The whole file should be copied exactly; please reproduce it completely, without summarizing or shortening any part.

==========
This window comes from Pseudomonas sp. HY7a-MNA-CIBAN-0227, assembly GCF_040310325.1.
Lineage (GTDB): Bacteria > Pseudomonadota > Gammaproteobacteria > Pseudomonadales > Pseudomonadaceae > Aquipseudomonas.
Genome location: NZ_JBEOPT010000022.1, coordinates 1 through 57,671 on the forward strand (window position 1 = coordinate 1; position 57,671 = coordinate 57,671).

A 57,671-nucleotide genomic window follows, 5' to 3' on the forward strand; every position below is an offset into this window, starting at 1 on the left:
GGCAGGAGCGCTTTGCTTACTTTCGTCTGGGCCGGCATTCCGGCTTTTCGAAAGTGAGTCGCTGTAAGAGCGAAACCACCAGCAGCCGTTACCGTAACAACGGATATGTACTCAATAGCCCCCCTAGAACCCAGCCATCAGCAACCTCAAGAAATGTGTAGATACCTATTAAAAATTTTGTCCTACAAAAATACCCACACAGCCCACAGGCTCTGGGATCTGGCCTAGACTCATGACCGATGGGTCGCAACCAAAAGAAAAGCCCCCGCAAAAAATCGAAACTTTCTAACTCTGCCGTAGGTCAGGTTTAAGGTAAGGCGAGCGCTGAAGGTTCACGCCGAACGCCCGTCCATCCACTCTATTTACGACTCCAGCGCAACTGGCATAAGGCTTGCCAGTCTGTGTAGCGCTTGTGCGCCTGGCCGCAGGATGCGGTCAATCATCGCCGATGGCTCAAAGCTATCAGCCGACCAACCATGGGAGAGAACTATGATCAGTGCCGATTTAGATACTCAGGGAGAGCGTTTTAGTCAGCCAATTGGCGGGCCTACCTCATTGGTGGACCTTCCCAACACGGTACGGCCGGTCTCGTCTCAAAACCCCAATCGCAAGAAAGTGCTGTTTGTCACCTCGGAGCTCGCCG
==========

This window comes from Pseudomonas sp. HY7a-MNA-CIBAN-0227, assembly GCF_040310325.1.
Lineage (GTDB): Bacteria > Pseudomonadota > Gammaproteobacteria > Pseudomonadales > Pseudomonadaceae > Aquipseudomonas.
Genome location: NZ_JBEOPT010000022.1, coordinates 1 through 57,671 on the forward strand (window position 1 = coordinate 1; position 57,671 = coordinate 57,671).

A 57,671-nucleotide genomic window follows, 5' to 3' on the forward strand; every position below is an offset into this window, starting at 1 on the left:
GGCAGGAGCGCTTTGCTTACTTTCGTCTGGGCCGGCATTCCGGCTTTTCGAAAGTGAGTCGCTGTAAGAGCGAAACCACCAGCAGCCGTTACCGTAACAACGGATATGTACTCAATAGCCCCCCTAGAACCCAGCCATCAGCAACCTCAAGAAATGTGTAGATACCTATTAAAAATTTTGTCCTACAAAAATACCCACACAGCCCACAGGCTCTGGGATCTGGCCTAGACTCATGACCGATGGGTCGCAACCAAAAGAAAAGCCCCCGCAAAAAATCGAAACTTTCTAACTCTGCCGTAGGTCAGGTTTAAGGTAAGGCGAGCGCTGAAGGTTCACGCCGAACGCCCGTCCATCCACTCTATTTACGACTCCAGCGCAACTGGCATAAGGCTTGCCAGTCTGTGTAGCGCTTGTGCGCCTGGCCGCAGGATGCGGTCAATCATCGCCGATGGCTCAAAGCTATCAGCCGACCAACCATGGGAGAGAACTATGATCAGTGCCGATTTAGATACTCAGGGAGAGCGTTTTAGTCAGCCAATTGGCGGGCCTACCTCATTGGTGGACCTTCCCAACACGGTACGGCCGGTCTCGTCTCAAAACCCCAATCGCAAGAAAGTGCTGTTTGTCACCTCGGAGCTCGCCG